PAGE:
In the next two posts, I want to talk briefly about an algorithm called Dynamic Mode Decomposition (DMD). DMD is a spatiotemporal modal decomposition technique that can be used to identify spatial patterns in a signal (modes), along with the time course of these spatial patterns (dynamics). As such, the algorithm assumes that the input data has a both a spatial and a temporal component. We are interested in modeling *how* the system evolves over time.

If you’d like to find more information about DMD, (Schmid, 2010; Tu, Rowley, Luchtenburg, Brunton, & Kutz, 2014) are good references. Likewise, if you’d like to follow along with the code for the following analysis, see my repo. For a more in-depth analysis that applies DMD to brain activity in the resting brain, see this pre-print of a paper my colleagues and I wrote (Kunert-Graf et al., 2018), along with the code used for our analysis.

Let’s assume that you’ve taken measurements from specific points in space for time points, where for now we assume that . For now, we’ll assume that the sampling frequency, , is stable across the entire experiment. We define our entire data matrix as

We are interested in solving for the matrix, , such that

Given our full data matrix , we can define two matrices and such that

so that we can write

If $n$ is small, this is relatively easy to compute – however, if is large, as is the case when modeling temporal dynamics in resting-state MRI, it would be computationally inefficient to compute A directly. To alleviate this, we can make use of the Singular Value Decomposition (SVD) of our predictor matrix . We define the SVD of as

as well as the Moore-Penrose psuedo-inverse of as

such that we can write

Additionally, if we assume that , then we can use the truncated SVD such that

and

As it stands now, we still compute an matrix. However, because we have a potentially low-rank system, we can apply a Similarity Transformation to in order to reduce its dimensionality, without changing its spectrum. Using our spatial singular vectors $U$, we define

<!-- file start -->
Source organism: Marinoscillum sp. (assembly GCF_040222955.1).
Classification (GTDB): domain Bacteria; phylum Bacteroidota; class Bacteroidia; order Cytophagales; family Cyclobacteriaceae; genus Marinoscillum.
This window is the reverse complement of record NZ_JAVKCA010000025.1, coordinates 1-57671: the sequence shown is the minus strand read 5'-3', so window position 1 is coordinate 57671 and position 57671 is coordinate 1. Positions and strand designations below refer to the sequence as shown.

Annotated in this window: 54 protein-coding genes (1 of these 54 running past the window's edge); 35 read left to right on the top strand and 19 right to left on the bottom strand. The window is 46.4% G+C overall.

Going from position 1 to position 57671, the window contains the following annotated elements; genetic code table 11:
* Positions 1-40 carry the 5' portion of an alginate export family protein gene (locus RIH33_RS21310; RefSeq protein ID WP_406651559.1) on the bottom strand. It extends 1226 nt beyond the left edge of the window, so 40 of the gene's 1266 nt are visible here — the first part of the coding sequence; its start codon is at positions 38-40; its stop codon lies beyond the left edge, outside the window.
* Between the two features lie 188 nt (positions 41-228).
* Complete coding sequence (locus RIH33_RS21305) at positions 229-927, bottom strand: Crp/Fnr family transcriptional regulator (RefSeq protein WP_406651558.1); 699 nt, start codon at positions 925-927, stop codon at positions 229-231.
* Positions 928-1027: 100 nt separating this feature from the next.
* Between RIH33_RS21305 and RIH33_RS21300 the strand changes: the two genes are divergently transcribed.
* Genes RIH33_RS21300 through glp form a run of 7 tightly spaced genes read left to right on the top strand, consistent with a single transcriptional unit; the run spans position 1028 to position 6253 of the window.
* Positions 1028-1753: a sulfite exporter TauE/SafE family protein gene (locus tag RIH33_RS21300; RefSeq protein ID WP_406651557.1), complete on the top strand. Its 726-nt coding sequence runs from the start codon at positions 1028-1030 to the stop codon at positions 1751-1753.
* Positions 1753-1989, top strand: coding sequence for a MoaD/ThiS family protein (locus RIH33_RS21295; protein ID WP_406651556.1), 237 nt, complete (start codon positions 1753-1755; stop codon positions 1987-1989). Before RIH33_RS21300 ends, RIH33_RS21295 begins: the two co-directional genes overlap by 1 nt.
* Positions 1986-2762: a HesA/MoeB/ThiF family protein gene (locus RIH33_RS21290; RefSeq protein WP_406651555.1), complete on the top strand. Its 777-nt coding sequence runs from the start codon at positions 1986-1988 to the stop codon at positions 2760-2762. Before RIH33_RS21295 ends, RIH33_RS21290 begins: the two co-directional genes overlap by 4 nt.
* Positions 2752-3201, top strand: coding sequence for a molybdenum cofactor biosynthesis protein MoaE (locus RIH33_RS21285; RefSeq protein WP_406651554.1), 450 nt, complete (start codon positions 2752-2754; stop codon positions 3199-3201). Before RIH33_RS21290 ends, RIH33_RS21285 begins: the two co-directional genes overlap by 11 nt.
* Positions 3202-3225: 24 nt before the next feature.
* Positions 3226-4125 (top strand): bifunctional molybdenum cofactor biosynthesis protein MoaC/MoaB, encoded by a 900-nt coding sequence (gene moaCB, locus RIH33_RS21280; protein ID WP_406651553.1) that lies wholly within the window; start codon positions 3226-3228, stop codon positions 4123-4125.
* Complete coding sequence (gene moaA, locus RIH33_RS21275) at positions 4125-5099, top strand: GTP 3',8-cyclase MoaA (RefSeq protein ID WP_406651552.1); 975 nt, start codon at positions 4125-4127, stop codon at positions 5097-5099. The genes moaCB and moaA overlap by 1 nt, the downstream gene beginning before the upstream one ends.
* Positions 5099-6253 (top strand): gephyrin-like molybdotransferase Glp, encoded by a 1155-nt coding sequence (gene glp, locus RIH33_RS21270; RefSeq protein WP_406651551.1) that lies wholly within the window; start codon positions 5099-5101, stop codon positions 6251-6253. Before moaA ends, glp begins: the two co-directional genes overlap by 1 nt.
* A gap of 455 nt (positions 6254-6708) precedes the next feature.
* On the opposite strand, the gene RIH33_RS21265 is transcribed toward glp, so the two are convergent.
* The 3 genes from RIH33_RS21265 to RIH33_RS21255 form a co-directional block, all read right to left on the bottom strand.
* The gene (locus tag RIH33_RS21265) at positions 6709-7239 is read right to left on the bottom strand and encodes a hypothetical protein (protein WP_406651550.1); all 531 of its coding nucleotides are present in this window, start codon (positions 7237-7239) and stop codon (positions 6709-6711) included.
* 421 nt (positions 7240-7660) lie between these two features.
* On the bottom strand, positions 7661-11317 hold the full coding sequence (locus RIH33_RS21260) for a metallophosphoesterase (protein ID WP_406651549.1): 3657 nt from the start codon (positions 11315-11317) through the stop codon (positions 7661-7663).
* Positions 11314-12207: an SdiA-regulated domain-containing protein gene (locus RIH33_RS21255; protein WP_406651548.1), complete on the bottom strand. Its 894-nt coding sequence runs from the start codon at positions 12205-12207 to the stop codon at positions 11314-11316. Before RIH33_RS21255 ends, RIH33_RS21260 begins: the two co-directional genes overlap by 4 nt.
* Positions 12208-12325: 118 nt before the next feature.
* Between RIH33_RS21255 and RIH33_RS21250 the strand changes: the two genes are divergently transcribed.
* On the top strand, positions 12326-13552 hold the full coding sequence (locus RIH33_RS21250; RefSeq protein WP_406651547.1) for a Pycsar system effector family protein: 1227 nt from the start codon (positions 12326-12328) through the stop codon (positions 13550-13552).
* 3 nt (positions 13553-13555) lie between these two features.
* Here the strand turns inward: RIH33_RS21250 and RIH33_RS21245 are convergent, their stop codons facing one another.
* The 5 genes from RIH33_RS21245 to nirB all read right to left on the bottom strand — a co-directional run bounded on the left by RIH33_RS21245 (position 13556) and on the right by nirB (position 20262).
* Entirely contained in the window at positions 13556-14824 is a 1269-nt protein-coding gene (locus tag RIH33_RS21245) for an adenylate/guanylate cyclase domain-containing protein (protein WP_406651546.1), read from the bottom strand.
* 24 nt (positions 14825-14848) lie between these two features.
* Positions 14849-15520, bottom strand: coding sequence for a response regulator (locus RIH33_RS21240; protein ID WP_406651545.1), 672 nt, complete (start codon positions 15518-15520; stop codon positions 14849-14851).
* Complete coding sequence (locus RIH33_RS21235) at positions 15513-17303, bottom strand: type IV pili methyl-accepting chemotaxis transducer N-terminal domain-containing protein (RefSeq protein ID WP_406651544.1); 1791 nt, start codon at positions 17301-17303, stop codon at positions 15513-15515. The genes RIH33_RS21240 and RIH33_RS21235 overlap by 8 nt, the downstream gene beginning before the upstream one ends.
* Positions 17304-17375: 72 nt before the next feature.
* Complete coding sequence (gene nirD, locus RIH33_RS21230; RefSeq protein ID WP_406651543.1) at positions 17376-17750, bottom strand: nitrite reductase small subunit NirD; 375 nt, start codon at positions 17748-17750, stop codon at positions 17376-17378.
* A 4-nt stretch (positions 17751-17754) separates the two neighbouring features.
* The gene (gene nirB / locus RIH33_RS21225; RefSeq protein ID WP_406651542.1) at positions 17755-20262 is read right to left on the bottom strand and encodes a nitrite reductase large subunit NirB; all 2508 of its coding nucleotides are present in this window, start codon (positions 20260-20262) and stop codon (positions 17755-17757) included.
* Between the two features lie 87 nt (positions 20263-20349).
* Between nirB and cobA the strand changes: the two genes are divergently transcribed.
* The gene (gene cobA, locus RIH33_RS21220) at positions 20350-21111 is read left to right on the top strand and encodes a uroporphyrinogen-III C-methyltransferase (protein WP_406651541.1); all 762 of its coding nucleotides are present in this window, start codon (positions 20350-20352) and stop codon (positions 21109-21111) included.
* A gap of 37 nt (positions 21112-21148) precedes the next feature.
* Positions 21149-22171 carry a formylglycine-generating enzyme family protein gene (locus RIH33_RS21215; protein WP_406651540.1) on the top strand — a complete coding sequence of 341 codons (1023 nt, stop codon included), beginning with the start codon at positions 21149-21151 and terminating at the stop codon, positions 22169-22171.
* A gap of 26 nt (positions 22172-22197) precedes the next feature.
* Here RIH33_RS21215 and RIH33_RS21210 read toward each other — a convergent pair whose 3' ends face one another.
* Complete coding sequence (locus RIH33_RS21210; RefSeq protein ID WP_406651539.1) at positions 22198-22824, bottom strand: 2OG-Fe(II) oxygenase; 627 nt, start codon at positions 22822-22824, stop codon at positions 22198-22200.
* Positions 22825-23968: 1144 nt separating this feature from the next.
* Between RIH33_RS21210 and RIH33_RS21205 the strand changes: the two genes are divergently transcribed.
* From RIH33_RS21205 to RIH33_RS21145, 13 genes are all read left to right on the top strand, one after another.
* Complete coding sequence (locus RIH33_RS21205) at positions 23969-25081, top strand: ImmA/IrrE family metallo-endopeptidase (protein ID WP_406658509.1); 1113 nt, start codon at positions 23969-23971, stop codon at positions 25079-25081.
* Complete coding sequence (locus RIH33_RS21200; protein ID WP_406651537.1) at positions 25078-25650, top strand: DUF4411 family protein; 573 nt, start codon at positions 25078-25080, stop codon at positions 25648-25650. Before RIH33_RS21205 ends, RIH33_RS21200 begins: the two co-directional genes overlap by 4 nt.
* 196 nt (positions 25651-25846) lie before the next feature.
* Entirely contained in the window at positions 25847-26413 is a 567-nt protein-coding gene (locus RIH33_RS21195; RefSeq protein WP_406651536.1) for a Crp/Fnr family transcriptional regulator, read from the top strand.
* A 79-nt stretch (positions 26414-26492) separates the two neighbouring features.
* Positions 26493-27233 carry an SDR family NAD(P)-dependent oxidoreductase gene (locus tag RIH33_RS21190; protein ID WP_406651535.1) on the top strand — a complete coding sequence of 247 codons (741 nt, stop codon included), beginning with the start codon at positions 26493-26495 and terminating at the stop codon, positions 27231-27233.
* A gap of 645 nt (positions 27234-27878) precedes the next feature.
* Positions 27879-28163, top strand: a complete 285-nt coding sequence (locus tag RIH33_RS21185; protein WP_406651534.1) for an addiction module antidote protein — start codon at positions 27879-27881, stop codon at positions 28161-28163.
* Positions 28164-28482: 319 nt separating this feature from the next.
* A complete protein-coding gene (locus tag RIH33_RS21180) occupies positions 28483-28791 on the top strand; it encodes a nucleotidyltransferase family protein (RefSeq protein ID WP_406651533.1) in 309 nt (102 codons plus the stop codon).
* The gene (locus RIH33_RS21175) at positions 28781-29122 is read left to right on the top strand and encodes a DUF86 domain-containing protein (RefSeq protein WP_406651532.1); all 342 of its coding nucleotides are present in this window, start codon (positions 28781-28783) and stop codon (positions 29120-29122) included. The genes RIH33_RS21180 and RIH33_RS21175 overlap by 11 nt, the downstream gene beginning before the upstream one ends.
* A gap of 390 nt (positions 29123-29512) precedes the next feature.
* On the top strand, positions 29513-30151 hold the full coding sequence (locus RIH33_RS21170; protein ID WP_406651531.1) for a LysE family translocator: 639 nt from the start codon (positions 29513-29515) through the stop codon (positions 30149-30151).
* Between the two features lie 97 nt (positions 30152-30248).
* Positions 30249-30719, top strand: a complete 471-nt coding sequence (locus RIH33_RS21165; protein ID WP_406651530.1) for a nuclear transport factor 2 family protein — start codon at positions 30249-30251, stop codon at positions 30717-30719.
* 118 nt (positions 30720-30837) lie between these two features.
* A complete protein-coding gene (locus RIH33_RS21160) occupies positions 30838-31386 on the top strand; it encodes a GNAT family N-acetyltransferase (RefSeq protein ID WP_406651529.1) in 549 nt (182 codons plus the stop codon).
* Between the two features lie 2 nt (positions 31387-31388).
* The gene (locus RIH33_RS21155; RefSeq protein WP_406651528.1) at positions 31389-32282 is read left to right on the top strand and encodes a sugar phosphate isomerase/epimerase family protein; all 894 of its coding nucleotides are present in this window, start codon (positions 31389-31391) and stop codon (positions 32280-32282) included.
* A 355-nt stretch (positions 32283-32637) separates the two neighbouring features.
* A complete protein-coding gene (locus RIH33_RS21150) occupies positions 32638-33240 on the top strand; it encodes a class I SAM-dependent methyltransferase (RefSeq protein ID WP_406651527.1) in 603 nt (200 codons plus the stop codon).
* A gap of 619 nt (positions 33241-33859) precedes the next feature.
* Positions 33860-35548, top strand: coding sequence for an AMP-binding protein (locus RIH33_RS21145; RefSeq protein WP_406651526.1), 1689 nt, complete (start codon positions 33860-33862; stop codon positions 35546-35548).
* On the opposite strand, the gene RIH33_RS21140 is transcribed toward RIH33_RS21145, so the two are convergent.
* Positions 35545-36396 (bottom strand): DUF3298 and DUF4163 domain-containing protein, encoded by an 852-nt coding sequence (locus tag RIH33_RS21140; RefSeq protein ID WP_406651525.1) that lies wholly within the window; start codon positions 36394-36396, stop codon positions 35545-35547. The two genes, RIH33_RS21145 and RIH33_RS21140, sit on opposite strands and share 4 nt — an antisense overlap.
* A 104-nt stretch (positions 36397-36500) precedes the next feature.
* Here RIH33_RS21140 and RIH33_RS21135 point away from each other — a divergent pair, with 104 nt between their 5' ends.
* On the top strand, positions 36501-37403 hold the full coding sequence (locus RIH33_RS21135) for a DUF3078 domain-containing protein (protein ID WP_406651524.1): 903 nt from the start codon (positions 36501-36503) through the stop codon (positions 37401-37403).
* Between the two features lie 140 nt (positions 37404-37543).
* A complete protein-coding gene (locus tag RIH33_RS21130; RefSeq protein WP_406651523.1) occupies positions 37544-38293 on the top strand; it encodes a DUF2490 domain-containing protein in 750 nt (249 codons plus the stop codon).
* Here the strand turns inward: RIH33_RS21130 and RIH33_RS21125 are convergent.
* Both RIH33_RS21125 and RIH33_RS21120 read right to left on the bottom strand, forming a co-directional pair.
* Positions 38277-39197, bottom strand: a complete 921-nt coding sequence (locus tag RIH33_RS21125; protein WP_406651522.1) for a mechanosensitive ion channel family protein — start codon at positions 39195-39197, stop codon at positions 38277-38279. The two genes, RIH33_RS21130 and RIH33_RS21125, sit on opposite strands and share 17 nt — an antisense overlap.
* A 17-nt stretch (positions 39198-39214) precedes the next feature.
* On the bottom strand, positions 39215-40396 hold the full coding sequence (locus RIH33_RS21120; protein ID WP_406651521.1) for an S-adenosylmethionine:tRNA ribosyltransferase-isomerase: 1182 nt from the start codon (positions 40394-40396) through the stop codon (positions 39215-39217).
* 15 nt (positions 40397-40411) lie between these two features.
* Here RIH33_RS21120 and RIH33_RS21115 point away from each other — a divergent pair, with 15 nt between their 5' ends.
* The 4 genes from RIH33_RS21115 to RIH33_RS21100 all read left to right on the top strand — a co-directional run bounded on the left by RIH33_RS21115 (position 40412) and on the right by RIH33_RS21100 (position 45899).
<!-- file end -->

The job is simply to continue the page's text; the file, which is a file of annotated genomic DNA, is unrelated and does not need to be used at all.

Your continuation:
where . If we consider the above SVD, we see that $U$ is the matrix of left singular vectors, an orthogonal basis that spans , which is an r-dimensional subspace of . Thus, the similarity transform represents a mapping . We now have a reduced-dimensional representation of our linear operator, from which we can compute the spatial modes and dynamic behavior of each mode. First, however, because of the notion of variance captured by the singular values of our original predictor matrix, we weight by the singular values as

such that our computed spatial modes have been weighted by the amount they contribute to our measured signal. We can now compute the eigendecomposition of as

where the eigenvectors are the reduced-dimension representations of our spatial modes, and the eigenvalues capture the dynamic behavior of our spatial modes. Because our original data matrix had spatial dimension and our eigenvectors have dimension , we need to up-project our eigenvectors to compute the final spatial modes, via

From the SVD of our prediction matrix , the matrix is the matrix of right singular vectors, an orthogonal basis spanning the space of (i.e. $r$ basis vectors spanning the space of the measured time courses). Thus, we see that represents a linear combination of the temporal basis vectors (a mapping from ) for each eigenvector of , weighted by the corresponding singular value (that acts to normalize the spatial mode amplitudes). Finally, we see that computes how much of each temporal basis vector is present in the measured time course at each point in space.

Because we are modeling a dynamical system, we can compute the continuous time dynamics of our system using our spatial modes and eigenvalues as

where is a growth-decay constant and is the frequency of oscillation of the spatial mode . We can compute these two constants as

So, we can see that DMD linearizes our measured time series, by fitting what can be analogized to a “global” regression. That is, instead of computing how a single time point predicts the next time point, which could readily be solved using the simple **Normal equations**, DMD computes how a matrix of time points predicts another matrix of time points that is shifted one unit of time into the future. To this extent, DMD minimizes the Frobenius norm of

However, rather than explicitly computing the matrix , DMD computes the eigenvectors and eigenvalues of , by utilizing the **Singular Value Decomposition**, along with a **Similarity Transformation**, in order to generate a reduced-dimensional representation of .

This spectral decomposition of our linear operator is of particular importance, because it sheds light on the fact the DMD models the temporal dynamics of our system using a **Fourier basis**. Each spatial mode is represented by a particular Fourier frequency along and growth-decay constant that determines the future behavior of our spatial mode. Additionally, the Fourier basis also determines what sorts of time series can be modeled using DMD – time series that are expected to have sinusoidal behavior will be more reliably modeled using DMD, whereas signals that show abrupt spike patterns might be more difficult to model.

- Schmid, P. (2010). Dynamic Mode Decomposition of Numerical and Experimental Data.
*Journal of Fluid Mechanics*,*656*, 5–28. - Tu, J., Rowley, C., Luchtenburg, D., Brunton, S., & Kutz, N. (2014). On Dynamic Mode Decomposition: Theory and Applications.
*Journal of Computational Dynamics*. - Kunert-Graf, J., Eschenburg, K., Galas, D. J., Kutz, N., Rane, S. D., & Brunton, B. W. (2018). Extracting Time-Resolved Resting State Networks Using Dynamic Mode Decomposition.
*BioRxiv*.